It's official. The Tampa Bay Rays finished dead last out of 30 teams in average home attendance this season.
That's bad, no doubt.
But before you pity the Rays, consider the success they're having on the tube.
Viewership on Fox's Sun Sports network was up 28 percent this year over last, and the team will get an equal share of huge new contracts that Major League Baseball signed with Fox, Turner Sports and ESPN.
Those contracts could double the Rays' share of baseball's national broadcast revenues in coming years.
"In a relative sense, they don't do as well" as other teams, said Mark Rosentraub, a sport management professor at the University of Michigan. "But they still do well because of the size of those contracts."
The Rays wrapped up its 2012 season averaging 19,255 fans per home game, according to data on ESPN.com. That's actually up 2 percent from last season, when they averaged 18,878 per game. But other teams grew by similar levels, so the Rays didn't make up any ground.
In the past, the Rays could always count on battling the Marlins of Miami for last place in home attendance. However, the Marlins' new $515 million stadium helped boost the team's attendance to 18th place in the league, or 27,400 fans per game, ESPN.com data shows.
Even with a splashy new ballpark, though, the Marlins couldn't match the Major League Baseball average of 30,884 fans per game. In interviews with Miami news outlets, Marlins executives chalked it up to their last-place finish in the NL East division.
The Rays declined to comment for this story.
Rosentraub, who has written about the economics of sports stadium deals, said the Rays faced a "perfect storm" this season.
Tampa-area residents had less money to spend on baseball games because of the housing crisis. And the local population is much less dense than other baseball markets, so people have to drive farther to get to the ballpark, Rosentraub said.
"It becomes easier and cheaper to watch the games at home," he said.
Ed Kravitz, a lawyer who works just minutes from Tropicana Field, can only speculate that the injury to star third baseman Evan Longoria and weak hitting by players including Carlos Peña kept some fans away. Still, unlike the Marlins, the Rays played winning baseball.
"The quality of the team was really good," said Kravitz, who attends about 30 games a year. "We have the best pitching in baseball."
The Rays' poor attendance could bolster the team's argument that it needs a new ballpark.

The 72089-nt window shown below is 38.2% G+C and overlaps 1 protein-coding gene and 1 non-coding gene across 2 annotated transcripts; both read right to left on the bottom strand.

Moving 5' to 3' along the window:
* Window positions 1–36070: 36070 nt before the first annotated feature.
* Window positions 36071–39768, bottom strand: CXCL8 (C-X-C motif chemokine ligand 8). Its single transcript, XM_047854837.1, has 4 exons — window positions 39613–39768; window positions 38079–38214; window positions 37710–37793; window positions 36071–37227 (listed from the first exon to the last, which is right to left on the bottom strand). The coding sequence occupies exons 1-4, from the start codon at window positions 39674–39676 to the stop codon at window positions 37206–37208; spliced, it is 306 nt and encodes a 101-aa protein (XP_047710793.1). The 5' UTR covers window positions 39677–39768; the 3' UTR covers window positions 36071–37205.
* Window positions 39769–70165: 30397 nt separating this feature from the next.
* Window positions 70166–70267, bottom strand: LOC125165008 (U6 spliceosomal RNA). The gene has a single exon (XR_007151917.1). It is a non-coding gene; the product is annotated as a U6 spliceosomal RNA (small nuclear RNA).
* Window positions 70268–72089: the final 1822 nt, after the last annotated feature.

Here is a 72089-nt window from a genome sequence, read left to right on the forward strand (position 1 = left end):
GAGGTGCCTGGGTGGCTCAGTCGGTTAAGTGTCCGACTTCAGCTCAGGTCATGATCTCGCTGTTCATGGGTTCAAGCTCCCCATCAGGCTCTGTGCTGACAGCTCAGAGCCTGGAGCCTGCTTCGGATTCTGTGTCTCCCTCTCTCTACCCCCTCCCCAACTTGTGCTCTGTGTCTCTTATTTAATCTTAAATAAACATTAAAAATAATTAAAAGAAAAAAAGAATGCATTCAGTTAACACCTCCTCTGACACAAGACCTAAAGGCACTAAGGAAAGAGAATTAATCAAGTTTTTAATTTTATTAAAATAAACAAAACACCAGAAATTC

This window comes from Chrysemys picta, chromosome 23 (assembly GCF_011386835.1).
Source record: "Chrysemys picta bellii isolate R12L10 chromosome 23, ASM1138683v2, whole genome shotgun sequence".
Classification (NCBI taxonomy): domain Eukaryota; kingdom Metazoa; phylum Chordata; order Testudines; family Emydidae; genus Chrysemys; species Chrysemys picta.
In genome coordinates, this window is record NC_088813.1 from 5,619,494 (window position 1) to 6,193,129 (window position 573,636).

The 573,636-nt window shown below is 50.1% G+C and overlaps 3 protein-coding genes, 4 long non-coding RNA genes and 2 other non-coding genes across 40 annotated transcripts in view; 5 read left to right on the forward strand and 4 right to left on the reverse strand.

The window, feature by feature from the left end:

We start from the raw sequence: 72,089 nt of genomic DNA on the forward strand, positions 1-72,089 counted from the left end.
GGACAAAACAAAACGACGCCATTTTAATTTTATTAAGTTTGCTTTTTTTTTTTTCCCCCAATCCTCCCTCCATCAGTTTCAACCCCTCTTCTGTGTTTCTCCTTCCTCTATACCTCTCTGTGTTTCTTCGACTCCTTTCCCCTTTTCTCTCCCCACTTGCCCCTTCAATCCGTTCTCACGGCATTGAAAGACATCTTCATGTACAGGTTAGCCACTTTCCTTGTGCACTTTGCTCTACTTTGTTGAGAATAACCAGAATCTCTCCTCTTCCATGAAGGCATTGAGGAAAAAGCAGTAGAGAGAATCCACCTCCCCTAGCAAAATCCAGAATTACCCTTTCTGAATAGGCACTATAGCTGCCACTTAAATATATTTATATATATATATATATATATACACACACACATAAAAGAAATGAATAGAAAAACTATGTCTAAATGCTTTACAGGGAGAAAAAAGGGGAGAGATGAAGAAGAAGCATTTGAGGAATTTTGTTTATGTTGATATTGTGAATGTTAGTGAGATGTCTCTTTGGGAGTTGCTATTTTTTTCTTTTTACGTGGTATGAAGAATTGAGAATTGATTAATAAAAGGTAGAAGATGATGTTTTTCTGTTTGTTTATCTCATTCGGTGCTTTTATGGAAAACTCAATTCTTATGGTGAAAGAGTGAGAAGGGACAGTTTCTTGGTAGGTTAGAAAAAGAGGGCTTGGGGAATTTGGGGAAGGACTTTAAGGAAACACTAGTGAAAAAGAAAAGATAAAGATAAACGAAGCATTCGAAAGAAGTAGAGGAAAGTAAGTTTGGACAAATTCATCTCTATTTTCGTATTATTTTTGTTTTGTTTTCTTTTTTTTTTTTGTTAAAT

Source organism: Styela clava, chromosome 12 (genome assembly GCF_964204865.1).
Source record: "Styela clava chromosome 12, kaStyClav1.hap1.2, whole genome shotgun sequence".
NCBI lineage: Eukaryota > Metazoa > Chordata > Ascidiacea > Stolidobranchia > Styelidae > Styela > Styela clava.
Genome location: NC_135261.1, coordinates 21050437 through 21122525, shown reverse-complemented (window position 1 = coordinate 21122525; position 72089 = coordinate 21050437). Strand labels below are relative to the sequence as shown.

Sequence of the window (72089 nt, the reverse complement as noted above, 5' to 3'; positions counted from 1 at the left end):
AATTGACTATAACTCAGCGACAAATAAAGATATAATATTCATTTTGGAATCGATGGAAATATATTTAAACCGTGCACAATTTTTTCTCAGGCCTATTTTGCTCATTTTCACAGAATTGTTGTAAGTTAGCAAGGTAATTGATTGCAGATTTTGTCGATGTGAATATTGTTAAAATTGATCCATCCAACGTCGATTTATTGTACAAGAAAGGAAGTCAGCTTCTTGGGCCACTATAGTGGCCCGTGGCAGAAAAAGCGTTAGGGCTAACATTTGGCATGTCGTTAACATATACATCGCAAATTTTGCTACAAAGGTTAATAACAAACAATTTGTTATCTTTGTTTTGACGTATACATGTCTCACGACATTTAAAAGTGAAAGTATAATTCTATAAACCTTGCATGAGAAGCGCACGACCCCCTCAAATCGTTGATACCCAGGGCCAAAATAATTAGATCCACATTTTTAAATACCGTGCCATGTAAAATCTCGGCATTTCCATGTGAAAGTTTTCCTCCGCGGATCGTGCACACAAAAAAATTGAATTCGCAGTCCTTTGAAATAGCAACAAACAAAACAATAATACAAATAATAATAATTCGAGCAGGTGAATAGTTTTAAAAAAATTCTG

Team principal owner Stuart Sternberg has warned that the Rays can't continue to compete against big-money teams such as the New York Yankees without the additional money a new stadium would bring in.
In fact, a number of local developers are making their own plans for a new stadium — even if the Rays haven't shown any interest in them.
St. Petersburg developer Darryl LeClair unveiled a plan last week to build the team a 35,000-seat stadium in the city's Carillon business park. This week, developer Joel Cantor said he wants to buy Channelside Bay Plaza in Tampa, raze it and build a stadium, although it's not clear how much support he'll get.
Officials from the Tampa Port Authority, which owns the land beneath Channelside, showed little interest in the idea.
Even as the Rays push for a new stadium — a project that typically involves significant public investment — the new broadcasting contracts may fuel arguments against it. The Rays stand to collect tens of millions of dollars per year regardless of where they play or how many they draw.
Starting in 2014, ESPN, Fox and Turner Sports will pay baseball a combined $1.55 billion a year for eight years for the right to broadcast national games. That's nearly double what baseball gets now.
The league takes out some of that for overhead costs but distributes the vast majority equally among the 30 teams, an MLB spokesman said.
The money does not include additional broadcast revenue that the Rays get from Fox Sports for local broadcasts on Sun Sports.
A spokesman for Fox Sports would not say how much the network pays the Rays, but did say the team's telecasts drew about 4.89 percent of the Tampa area's households with TVs. That was up 28 percent over last year.
By comparison, Marlins broadcasts drew about 2 percent of the Miami TV market while the Braves drew about 3.3 percent of Atlanta's market.
2012 MLB ATTENDANCE
Chicago White Sox